“If they are not well translated then of course you don’t understand the context properly,” said Duncan, who grew up in Mexico with British grandparents. “You would think they would have hired a good translator for this. It’s like ‘you can’t fuck up on this one’.”

The fallout over Cienfuegos’ arrest has led to a low-point in U.S.-Mexico relations. The Mexican government allegedly threatened to kick out the DEA if the U.S. attorney’s office insisted on pursuing charges against Cienfuegos. After successfully demanding the general be returned home, Mexico’s foreign minister said it would be “almost suicidal” not to bring the full weight of the justice system to bear in his case.

Less than two months later, Mexican officials fully exonerated Cienfuegos of charges that allege he directed military operations away from the little known H-2 cartel in exchange for cash. The decision didn’t come as a shock in Mexico — the country has a notoriously weak justice system. Still, many were surprised that officials didn’t make more of a show of investigating him.

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Some attributed the decision to the close relationship between the military and Mexican President Andrés Manuel López Obrador, who has turned to his generals for everything from combating violence to helping distribute the coronavirus vaccine and even building a new airport.

On Tuesday, Attorney General Alejandro Gertz defended the exoneration of Cienfuegos, saying the evidence was inconsistent and questionable. Privately, top Mexican officials derided the bad translations and say the messages allegedly sent by Cienfuegos himself don’t pass the smell test: they are filled with grammatical mistakes commonly seen among uneducated Mexicans, and lack punctuation.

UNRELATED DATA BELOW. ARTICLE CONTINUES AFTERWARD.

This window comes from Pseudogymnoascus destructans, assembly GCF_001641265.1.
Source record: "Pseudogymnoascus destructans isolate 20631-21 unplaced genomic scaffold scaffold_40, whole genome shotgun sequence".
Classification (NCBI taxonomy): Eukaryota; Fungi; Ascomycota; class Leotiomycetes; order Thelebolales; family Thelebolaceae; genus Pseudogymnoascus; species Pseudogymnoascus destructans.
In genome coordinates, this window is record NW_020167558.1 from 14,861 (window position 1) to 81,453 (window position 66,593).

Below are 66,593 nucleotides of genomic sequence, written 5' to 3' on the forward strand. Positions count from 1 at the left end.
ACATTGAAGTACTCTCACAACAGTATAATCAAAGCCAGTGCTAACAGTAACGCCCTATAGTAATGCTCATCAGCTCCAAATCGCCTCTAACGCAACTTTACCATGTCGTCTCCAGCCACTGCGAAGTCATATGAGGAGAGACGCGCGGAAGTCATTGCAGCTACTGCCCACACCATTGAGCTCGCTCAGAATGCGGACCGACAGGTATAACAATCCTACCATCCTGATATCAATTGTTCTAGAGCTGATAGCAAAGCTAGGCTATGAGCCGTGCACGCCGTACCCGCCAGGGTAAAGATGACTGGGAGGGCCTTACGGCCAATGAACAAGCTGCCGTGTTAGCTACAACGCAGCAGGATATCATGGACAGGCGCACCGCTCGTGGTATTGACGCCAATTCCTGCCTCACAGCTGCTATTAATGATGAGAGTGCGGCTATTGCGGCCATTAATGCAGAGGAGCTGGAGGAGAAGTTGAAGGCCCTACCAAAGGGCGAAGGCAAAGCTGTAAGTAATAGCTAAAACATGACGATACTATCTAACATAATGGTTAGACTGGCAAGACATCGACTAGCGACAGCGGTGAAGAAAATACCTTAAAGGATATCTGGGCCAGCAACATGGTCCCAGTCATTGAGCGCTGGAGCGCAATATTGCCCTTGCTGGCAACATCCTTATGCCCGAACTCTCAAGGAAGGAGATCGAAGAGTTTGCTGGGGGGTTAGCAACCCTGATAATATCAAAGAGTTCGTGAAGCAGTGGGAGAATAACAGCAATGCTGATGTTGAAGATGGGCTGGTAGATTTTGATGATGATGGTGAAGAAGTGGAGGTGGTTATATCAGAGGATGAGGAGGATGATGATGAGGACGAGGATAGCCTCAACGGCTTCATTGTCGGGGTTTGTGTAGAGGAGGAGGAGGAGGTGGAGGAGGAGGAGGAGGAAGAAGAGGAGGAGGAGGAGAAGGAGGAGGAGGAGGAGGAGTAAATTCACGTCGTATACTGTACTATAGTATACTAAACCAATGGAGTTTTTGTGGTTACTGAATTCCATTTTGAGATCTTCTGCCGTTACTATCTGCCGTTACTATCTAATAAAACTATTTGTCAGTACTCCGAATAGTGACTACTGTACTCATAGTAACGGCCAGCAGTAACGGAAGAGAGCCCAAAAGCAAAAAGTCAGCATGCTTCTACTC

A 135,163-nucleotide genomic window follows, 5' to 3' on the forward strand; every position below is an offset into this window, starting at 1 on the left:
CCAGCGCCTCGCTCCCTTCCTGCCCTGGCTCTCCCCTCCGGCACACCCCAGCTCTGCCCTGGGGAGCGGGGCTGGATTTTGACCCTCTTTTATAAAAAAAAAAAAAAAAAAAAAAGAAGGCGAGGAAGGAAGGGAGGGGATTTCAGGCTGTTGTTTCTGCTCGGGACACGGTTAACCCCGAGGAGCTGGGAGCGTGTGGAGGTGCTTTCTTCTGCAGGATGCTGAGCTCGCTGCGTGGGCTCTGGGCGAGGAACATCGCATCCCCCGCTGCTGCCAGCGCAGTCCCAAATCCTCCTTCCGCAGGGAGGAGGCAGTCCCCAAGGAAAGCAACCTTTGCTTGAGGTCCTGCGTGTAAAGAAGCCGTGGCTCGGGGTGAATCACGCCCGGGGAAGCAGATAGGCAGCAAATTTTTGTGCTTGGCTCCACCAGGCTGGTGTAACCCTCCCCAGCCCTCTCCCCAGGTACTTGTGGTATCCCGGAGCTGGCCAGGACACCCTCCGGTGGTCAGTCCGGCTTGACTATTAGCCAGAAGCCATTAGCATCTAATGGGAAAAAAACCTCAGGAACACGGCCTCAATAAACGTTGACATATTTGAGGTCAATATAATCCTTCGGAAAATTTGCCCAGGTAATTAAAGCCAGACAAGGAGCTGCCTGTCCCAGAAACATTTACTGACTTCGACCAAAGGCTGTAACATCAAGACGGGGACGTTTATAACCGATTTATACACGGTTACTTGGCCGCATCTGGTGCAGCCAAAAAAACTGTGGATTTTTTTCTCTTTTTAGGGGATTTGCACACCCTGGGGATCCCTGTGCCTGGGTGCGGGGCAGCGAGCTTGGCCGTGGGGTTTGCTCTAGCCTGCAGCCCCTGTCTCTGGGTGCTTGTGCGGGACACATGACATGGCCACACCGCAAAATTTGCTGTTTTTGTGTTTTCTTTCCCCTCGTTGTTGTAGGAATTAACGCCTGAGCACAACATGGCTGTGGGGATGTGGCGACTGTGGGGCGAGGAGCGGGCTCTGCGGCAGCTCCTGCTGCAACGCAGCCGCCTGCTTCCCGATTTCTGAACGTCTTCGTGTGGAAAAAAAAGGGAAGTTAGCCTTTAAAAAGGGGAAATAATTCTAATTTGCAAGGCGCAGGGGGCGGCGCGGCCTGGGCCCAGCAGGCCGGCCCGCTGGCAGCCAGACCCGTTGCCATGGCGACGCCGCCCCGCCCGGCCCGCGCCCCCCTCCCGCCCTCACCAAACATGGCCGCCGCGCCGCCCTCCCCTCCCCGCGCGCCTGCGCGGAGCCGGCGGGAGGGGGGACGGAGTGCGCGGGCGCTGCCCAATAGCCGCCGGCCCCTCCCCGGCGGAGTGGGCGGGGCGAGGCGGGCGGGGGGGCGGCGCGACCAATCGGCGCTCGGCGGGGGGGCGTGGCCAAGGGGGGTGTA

“At least in the translations there aren’t grammatical errors like there are in the original,” said one high-ranking official with the foreign ministry, adding: “It appears Mexican slang is difficult to translate.” 

The DEA didn’t respond to a request for comment. The Department of Justice pointed VICE World News to its earlier statement standing by its investigation into Cienfuegos, and criticizing Mexico for releasing the evidence it had collected. “A U.S. federal grand jury analyzed that material and other evidence and concluded that criminal charges against Cienfuegos were supported by the evidence.”

Alba Males, who has been interpreting and translating for U.S. government agencies and courts since 1980, said when it comes to text messages where the context is not clear, word-for-word or literal translations work best.

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For example, “Le dí dos melones” was literally translated to “I gave him two melons.”

But in Mexico, melons, at least in this context, generally refers to millions, according to translators and everyday Mexicans consulted by VICE World News.  

“There is a difference between translation and interpretation,” Males said. “The translator works with the written word. You have to put down what it says.

“Then you get an expert to explain how ‘melons’ is used in Mexico. But a translator could not put down ‘I gave him $2 million.’”

Still, some of the translations defied meaning. "Es otro boleto el padrino," was translated to “he is another ticket that Godfather.” A more accurate interpretation would arguably be: “The Godfather is on another level.” 

But the details, it seems, of the identity of the Godfather and his relationship with the cartel, could have been lost in translation.